Parents alarmed by lack of officer presence within local schools

Elementary schools in the area share one student resource officer with three other campuses, potentially leaving young students vulnerable to violence.

That is exactly what is alarming parents.

“Our children are important,” said Fort Myers parent Evelyn Williams. “I agree we should have trained officers in every facility—every bit helps.”

Lee County is sounding off after hearing that only half the public schools have a full-time officer on campus, according to the Lee County Teacher’s Union.

“There’s over 100 sites here—unfortunately a lot of the schools have to share SROs,” said Dr. Kerr Fazzone with the Florida Education Association in Lee County. “We want well, highly trained law enforcement in the schools—no guns in teachers’ hands.”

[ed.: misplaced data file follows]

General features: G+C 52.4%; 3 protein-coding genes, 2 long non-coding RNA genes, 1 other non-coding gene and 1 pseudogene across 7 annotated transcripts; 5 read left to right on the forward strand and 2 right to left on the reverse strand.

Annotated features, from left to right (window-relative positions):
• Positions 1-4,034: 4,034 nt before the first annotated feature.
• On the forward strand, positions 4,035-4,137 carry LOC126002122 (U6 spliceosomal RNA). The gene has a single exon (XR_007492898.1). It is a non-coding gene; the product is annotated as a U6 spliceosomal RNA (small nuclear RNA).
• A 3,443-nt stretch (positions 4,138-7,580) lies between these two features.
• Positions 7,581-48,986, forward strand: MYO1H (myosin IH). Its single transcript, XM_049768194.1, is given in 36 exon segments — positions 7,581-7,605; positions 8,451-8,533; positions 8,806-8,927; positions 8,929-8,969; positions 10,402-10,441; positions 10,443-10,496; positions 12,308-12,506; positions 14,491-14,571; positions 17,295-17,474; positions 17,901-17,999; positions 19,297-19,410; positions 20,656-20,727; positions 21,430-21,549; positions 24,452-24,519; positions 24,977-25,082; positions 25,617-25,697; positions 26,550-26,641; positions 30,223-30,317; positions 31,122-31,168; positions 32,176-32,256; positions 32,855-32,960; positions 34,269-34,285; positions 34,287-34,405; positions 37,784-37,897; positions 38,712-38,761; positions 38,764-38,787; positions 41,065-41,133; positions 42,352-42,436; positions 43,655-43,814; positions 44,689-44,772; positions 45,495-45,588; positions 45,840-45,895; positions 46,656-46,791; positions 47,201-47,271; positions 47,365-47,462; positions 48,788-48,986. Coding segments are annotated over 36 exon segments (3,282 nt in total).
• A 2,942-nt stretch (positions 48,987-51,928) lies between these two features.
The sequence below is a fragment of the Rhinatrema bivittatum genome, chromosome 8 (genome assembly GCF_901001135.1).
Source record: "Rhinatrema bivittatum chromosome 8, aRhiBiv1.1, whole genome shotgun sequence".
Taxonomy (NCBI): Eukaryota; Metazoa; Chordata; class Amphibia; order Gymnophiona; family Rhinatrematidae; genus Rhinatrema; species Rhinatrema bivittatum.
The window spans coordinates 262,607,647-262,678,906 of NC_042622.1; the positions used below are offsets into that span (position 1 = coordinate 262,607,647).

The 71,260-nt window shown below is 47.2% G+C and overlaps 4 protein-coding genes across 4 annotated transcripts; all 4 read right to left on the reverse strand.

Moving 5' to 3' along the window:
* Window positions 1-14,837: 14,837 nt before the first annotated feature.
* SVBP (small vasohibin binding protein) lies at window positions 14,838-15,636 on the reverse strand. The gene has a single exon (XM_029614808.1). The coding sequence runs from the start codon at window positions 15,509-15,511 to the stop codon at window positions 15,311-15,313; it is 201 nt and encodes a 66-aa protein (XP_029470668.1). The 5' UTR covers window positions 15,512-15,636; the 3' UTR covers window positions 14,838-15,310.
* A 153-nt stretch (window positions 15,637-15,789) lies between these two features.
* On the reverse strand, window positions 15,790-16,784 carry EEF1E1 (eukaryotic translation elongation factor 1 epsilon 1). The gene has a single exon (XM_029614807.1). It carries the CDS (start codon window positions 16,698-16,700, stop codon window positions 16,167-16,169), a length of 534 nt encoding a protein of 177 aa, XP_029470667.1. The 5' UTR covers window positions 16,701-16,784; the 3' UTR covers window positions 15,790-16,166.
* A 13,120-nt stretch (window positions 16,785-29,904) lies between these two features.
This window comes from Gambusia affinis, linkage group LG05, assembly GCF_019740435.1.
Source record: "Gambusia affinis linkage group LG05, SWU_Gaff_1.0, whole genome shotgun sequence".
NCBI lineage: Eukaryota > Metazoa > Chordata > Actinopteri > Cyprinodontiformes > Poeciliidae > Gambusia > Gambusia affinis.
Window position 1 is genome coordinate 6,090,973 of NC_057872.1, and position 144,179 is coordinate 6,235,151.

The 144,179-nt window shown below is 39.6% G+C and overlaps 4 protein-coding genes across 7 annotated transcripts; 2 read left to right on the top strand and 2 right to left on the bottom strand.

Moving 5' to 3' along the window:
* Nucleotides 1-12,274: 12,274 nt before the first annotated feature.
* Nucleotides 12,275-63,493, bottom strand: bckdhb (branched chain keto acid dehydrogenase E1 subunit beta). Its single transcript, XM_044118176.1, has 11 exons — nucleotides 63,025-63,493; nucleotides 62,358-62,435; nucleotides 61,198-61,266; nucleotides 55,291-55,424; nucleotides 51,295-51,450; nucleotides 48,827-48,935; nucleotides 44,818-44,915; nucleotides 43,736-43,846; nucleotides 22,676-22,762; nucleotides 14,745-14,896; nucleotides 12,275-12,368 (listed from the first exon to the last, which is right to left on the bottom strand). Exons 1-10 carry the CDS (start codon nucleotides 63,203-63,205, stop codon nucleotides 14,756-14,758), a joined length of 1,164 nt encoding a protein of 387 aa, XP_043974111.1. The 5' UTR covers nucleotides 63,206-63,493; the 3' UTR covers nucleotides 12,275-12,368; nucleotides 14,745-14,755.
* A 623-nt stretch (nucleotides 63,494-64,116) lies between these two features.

On Friday, Gov. Rick Scott called for a $500 million school safety packages that includes one deputy per every 1,000 students.

“Change is coming…and it will come fast,” Gov. Scott said. “This is a moment when our state can come together around a common sense set of actions.”

Right now, Tallahassee gives Lee County the most for school safety finding in the area—more than $1.6 million, nearly all of it going to officers on campus.

But since 2008, resource officers have seen their budget cut by half a million dollars, which means less of these officers outside schools.

“They’ve gutted this line item, and they wonder why these tragedies happen,” Fazzone said.

“Let’s sell cupcakes—let’s do something. I’m sure if we all joined in, the money wouldn’t be an issue, even if we had to go through the private sector,” Williams added.

The school district actually started working weeks ago to add a second resource officer to the area’s five largest high schools.

Reporter:John-Carlos Estrada
Writer:Erica Brown